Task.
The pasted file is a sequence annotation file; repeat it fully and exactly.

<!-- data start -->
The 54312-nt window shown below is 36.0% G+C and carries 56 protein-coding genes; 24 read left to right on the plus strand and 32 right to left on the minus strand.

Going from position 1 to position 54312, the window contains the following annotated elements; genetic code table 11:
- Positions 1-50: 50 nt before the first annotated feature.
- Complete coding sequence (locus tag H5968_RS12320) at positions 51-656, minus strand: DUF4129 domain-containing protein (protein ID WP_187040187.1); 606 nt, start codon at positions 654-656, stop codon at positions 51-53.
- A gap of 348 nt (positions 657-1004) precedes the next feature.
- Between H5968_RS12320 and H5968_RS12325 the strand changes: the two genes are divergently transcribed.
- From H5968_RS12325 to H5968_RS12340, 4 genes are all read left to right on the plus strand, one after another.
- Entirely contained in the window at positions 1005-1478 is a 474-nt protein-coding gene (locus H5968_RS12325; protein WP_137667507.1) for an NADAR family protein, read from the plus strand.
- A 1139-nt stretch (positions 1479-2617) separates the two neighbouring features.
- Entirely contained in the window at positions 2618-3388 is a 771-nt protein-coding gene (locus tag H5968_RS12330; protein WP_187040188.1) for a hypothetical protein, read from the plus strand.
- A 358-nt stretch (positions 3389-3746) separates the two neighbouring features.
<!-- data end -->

The 54312-nt window shown below is 36.0% G+C and carries 56 protein-coding genes; 24 read left to right on the plus strand and 32 right to left on the minus strand.

Going from position 1 to position 54312, the window contains the following annotated elements; genetic code table 11:
- Positions 1-50: 50 nt before the first annotated feature.
- Complete coding sequence (locus tag H5968_RS12320) at positions 51-656, minus strand: DUF4129 domain-containing protein (protein ID WP_187040187.1); 606 nt, start codon at positions 654-656, stop codon at positions 51-53.
- A gap of 348 nt (positions 657-1004) precedes the next feature.
- Between H5968_RS12320 and H5968_RS12325 the strand changes: the two genes are divergently transcribed.
- From H5968_RS12325 to H5968_RS12340, 4 genes are all read left to right on the plus strand, one after another.
- Entirely contained in the window at positions 1005-1478 is a 474-nt protein-coding gene (locus H5968_RS12325; protein WP_137667507.1) for an NADAR family protein, read from the plus strand.
- A 1139-nt stretch (positions 1479-2617) separates the two neighbouring features.
- Entirely contained in the window at positions 2618-3388 is a 771-nt protein-coding gene (locus tag H5968_RS12330; protein WP_187040188.1) for a hypothetical protein, read from the plus strand.
- A 358-nt stretch (positions 3389-3746) separates the two neighbouring features.